Anticipating Critical Transitions


The authors define a “tipping point” in terms of “a catastrophic bifurcation, where a minor trigger can invoke a self-propagating shift to a contrasting state.” Such “critical transitions” appear in nature and society but remain difficult to predict. The authors propose that complex systems with feature high connectivity and high homogeneity are particularly vulnerable to critical transitions, whereas those with lower connectivity and higher diversity tend to experience more gradual change. Early warning signals of an impending tipping point include “critical slowing down,” in which the system takes more and more time to recover from each successive perturbation, and “flickering,” when the system shifts rapidly back and forth between equilibria.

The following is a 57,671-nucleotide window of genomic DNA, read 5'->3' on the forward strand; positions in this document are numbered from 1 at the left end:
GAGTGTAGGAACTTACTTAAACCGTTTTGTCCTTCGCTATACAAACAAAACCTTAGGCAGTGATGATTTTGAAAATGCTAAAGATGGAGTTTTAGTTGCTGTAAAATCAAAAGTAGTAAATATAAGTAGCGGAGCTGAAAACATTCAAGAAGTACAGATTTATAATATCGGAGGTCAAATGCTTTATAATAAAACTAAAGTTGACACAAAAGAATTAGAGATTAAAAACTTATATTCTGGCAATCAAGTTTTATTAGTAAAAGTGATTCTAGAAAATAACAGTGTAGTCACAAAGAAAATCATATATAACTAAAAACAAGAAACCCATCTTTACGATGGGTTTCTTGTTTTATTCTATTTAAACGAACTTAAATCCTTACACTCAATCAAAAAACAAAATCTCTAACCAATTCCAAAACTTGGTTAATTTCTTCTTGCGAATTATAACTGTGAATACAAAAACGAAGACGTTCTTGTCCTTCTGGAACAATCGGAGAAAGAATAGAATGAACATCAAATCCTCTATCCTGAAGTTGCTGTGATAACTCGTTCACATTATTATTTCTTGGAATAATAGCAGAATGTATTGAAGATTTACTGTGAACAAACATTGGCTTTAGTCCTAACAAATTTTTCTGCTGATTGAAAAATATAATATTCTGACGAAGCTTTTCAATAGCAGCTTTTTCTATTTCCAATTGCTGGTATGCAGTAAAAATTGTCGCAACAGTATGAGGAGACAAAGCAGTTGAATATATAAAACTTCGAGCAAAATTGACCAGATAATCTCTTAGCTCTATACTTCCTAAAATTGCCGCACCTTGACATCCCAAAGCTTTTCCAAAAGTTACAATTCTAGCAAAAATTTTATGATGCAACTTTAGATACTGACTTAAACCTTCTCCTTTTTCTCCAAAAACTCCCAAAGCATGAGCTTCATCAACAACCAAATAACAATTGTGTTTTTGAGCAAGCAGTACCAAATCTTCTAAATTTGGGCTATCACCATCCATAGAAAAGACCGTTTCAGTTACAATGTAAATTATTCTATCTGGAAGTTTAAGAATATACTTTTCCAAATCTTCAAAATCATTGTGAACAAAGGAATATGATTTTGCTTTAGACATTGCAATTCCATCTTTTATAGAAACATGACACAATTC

Marten Scheffer, Stephen R. Carpenter, Timothy M. Lenton, Jordi Bascompte, Visilis Dakos, Johan van de Koppel, Ingrid A. van de Leemput, Simon A. Levin, Egbert H. van Nes, Mercedes Pascual, and John Vandermeer

Publication Date

19 October 2012


Science (vol. 338, iss. 6105)



Resource Type

Academic Journal Article

Resource Theme

Sustainability and Transition • Theory Building
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